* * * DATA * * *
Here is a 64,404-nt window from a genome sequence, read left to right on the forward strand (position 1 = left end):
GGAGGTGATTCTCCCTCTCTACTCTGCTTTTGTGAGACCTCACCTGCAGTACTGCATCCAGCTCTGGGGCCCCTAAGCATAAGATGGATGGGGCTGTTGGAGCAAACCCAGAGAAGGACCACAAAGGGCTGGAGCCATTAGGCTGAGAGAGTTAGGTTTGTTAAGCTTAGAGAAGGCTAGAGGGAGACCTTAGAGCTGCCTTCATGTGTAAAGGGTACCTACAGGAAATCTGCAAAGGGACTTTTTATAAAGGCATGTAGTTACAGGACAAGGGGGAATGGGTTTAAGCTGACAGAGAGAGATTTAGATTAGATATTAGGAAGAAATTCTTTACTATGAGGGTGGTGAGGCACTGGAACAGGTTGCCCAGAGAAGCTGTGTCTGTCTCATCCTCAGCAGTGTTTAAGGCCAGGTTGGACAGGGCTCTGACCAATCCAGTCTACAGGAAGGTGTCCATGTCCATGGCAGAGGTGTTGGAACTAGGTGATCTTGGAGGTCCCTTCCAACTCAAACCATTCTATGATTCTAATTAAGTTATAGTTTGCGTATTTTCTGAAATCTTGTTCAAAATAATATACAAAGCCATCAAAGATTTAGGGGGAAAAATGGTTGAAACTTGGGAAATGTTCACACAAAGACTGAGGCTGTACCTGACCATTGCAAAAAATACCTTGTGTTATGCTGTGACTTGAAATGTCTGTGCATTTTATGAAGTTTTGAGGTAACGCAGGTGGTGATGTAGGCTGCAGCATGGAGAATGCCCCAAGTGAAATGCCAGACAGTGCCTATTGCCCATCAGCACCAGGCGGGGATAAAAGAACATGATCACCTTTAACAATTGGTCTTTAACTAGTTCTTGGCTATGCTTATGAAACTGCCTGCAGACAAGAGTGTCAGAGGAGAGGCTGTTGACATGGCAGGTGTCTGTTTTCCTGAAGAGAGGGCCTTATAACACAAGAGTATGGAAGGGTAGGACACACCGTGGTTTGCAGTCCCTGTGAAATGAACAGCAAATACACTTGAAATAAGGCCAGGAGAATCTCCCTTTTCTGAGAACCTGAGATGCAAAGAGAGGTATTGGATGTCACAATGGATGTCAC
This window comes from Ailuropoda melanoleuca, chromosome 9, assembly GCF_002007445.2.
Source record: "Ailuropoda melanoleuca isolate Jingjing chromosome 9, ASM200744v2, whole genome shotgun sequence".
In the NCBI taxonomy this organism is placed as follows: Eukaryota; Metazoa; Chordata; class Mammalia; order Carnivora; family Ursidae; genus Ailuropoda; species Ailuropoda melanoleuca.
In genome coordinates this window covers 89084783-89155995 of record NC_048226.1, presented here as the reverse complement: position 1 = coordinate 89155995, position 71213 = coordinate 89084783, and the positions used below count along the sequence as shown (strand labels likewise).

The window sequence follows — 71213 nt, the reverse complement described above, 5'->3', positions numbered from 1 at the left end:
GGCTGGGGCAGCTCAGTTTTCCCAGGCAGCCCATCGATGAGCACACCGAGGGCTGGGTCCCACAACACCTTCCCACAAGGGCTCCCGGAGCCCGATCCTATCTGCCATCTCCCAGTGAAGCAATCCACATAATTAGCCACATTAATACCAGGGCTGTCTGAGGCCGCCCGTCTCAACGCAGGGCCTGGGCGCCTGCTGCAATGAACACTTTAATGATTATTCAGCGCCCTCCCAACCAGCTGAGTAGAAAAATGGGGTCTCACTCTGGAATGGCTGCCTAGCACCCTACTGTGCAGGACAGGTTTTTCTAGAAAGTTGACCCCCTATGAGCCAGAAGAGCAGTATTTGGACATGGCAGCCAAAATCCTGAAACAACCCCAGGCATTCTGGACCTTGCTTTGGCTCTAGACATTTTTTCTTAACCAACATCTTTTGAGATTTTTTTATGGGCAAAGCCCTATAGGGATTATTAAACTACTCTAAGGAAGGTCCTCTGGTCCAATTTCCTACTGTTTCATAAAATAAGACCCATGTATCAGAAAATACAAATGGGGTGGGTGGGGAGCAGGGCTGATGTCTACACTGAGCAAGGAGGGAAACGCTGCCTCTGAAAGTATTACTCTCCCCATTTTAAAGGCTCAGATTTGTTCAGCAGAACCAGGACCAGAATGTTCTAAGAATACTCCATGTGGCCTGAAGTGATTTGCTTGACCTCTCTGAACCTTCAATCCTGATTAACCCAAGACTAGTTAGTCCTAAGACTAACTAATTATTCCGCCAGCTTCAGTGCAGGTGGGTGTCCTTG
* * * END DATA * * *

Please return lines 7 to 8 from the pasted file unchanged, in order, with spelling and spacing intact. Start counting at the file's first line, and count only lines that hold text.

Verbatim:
The window sequence follows — 71213 nt, the reverse complement described above, 5'->3', positions numbered from 1 at the left end:
GGCTGGGGCAGCTCAGTTTTCCCAGGCAGCCCATCGATGAGCACACCGAGGGCTGGGTCCCACAACACCTTCCCACAAGGGCTCCCGGAGCCCGATCCTATCTGCCATCTCCCAGTGAAGCAATCCACATAATTAGCCACATTAATACCAGGGCTGTCTGAGGCCGCCCGTCTCAACGCAGGGCCTGGGCGCCTGCTGCAATGAACACTTTAATGATTATTCAGCGCCCTCCCAACCAGCTGAGTAGAAAAATGGGGTCTCACTCTGGAATGGCTGCCTAGCACCCTACTGTGCAGGACAGGTTTTTCTAGAAAGTTGACCCCCTATGAGCCAGAAGAGCAGTATTTGGACATGGCAGCCAAAATCCTGAAACAACCCCAGGCATTCTGGACCTTGCTTTGGCTCTAGACATTTTTTCTTAACCAACATCTTTTGAGATTTTTTTATGGGCAAAGCCCTATAGGGATTATTAAACTACTCTAAGGAAGGTCCTCTGGTCCAATTTCCTACTGTTTCATAAAATAAGACCCATGTATCAGAAAATACAAATGGGGTGGGTGGGGAGCAGGGCTGATGTCTACACTGAGCAAGGAGGGAAACGCTGCCTCTGAAAGTATTACTCTCCCCATTTTAAAGGCTCAGATTTGTTCAGCAGAACCAGGACCAGAATGTTCTAAGAATACTCCATGTGGCCTGAAGTGATTTGCTTGACCTCTCTGAACCTTCAATCCTGATTAACCCAAGACTAGTTAGTCCTAAGACTAACTAATTATTCCGCCAGCTTCAGTGCAGGTGGGTGTCCTTG